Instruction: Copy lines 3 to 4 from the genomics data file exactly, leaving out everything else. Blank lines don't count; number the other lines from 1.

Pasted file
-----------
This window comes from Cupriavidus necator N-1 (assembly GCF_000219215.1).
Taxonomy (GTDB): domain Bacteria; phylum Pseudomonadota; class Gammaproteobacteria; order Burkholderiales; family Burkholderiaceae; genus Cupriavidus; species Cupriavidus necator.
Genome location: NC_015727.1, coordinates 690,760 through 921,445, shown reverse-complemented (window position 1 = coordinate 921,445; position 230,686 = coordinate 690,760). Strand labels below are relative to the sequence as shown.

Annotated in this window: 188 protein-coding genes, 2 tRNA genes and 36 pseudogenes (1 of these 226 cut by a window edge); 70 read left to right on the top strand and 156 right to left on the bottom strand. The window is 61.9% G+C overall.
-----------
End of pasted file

Genome location: NC_015727.1, coordinates 690,760 through 921,445, shown reverse-complemented (window position 1 = coordinate 921,445; position 230,686 = coordinate 690,760). Strand labels below are relative to the sequence as shown.

Annotated in this window: 188 protein-coding genes, 2 tRNA genes and 36 pseudogenes (1 of these 226 cut by a window edge); 70 read left to right on the top strand and 156 right to left on the bottom strand. The window is 61.9% G+C overall.